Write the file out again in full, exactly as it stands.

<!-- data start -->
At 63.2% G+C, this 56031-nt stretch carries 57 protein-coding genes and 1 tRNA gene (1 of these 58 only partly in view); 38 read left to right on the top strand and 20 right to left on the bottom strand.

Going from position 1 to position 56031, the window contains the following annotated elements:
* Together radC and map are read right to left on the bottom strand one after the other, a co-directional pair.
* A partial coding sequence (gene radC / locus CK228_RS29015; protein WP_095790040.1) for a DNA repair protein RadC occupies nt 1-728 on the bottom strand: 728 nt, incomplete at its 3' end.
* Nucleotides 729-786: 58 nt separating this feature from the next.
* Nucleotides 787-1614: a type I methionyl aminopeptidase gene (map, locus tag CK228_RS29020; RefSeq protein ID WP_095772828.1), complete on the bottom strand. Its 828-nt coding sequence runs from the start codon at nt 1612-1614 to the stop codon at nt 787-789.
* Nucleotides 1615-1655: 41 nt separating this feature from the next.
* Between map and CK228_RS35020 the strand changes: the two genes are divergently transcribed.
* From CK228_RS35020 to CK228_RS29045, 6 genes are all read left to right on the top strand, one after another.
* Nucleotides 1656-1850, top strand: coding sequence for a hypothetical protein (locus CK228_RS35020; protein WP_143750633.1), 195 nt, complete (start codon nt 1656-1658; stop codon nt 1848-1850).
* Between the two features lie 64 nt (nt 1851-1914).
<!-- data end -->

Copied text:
At 63.2% G+C, this 56031-nt stretch carries 57 protein-coding genes and 1 tRNA gene (1 of these 58 only partly in view); 38 read left to right on the top strand and 20 right to left on the bottom strand.

Going from position 1 to position 56031, the window contains the following annotated elements:
* Together radC and map are read right to left on the bottom strand one after the other, a co-directional pair.
* A partial coding sequence (gene radC / locus CK228_RS29015; protein WP_095790040.1) for a DNA repair protein RadC occupies nt 1-728 on the bottom strand: 728 nt, incomplete at its 3' end.
* Nucleotides 729-786: 58 nt separating this feature from the next.
* Nucleotides 787-1614: a type I methionyl aminopeptidase gene (map, locus tag CK228_RS29020; RefSeq protein ID WP_095772828.1), complete on the bottom strand. Its 828-nt coding sequence runs from the start codon at nt 1612-1614 to the stop codon at nt 787-789.
* Nucleotides 1615-1655: 41 nt separating this feature from the next.
* Between map and CK228_RS35020 the strand changes: the two genes are divergently transcribed.
* From CK228_RS35020 to CK228_RS29045, 6 genes are all read left to right on the top strand, one after another.
* Nucleotides 1656-1850, top strand: coding sequence for a hypothetical protein (locus CK228_RS35020; protein WP_143750633.1), 195 nt, complete (start codon nt 1656-1658; stop codon nt 1848-1850).
* Between the two features lie 64 nt (nt 1851-1914).